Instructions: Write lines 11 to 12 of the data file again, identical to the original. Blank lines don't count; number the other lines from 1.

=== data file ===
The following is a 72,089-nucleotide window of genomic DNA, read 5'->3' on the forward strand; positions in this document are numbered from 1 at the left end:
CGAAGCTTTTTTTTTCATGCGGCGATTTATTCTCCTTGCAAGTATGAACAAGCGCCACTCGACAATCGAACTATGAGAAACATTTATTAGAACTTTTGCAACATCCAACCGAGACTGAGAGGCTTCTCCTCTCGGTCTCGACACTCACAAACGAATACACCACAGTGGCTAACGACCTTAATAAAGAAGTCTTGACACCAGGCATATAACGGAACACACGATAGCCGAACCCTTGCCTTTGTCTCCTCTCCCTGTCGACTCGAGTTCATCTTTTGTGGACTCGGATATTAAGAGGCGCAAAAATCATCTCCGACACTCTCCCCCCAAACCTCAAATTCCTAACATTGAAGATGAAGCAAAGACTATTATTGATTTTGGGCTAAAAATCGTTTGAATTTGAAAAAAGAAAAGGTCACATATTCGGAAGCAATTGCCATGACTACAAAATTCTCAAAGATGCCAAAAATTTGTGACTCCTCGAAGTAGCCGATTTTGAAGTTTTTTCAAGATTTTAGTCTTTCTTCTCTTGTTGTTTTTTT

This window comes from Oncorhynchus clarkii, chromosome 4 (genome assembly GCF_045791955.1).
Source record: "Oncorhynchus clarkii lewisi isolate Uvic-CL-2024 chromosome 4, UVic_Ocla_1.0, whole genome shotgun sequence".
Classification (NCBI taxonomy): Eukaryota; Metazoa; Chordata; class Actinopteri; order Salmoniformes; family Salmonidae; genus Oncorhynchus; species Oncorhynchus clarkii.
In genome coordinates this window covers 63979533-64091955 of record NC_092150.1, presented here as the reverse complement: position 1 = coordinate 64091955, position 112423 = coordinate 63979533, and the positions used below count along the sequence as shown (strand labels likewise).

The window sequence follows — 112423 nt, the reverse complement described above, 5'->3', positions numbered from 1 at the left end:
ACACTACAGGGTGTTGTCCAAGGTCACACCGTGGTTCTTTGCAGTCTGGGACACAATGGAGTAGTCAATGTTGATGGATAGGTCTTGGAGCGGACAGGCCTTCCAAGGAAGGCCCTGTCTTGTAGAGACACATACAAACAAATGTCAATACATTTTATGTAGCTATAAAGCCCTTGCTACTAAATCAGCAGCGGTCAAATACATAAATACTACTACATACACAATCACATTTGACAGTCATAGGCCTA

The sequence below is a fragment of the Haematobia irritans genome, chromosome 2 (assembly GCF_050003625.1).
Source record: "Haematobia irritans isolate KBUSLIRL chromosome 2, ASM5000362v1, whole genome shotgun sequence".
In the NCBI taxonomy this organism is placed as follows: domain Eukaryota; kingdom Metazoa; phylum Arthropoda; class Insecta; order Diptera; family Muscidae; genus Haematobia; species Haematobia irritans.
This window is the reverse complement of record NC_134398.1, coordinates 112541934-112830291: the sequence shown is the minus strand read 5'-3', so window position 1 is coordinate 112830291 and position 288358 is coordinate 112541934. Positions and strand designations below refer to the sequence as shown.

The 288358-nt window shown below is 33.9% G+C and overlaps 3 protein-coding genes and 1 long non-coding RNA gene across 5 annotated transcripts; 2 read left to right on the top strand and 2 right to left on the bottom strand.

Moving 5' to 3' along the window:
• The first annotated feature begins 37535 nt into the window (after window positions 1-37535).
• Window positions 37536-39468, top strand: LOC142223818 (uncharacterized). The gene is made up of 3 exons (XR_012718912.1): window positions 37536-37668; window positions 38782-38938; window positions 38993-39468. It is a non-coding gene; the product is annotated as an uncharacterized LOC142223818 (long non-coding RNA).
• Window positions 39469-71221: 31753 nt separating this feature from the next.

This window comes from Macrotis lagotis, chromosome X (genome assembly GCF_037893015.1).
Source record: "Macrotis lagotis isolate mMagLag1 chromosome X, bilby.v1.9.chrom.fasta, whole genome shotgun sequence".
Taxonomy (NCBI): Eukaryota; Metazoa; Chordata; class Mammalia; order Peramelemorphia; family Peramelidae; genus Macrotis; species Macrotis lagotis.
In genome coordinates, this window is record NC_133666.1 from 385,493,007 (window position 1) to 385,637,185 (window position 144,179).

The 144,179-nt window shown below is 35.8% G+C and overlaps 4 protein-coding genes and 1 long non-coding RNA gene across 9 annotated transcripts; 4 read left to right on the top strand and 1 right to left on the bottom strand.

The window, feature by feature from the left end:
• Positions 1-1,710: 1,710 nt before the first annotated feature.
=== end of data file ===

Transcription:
In the NCBI taxonomy this organism is placed as follows: domain Eukaryota; kingdom Metazoa; phylum Arthropoda; class Insecta; order Diptera; family Muscidae; genus Haematobia; species Haematobia irritans.
This window is the reverse complement of record NC_134398.1, coordinates 112541934-112830291: the sequence shown is the minus strand read 5'-3', so window position 1 is coordinate 112830291 and position 288358 is coordinate 112541934. Positions and strand designations below refer to the sequence as shown.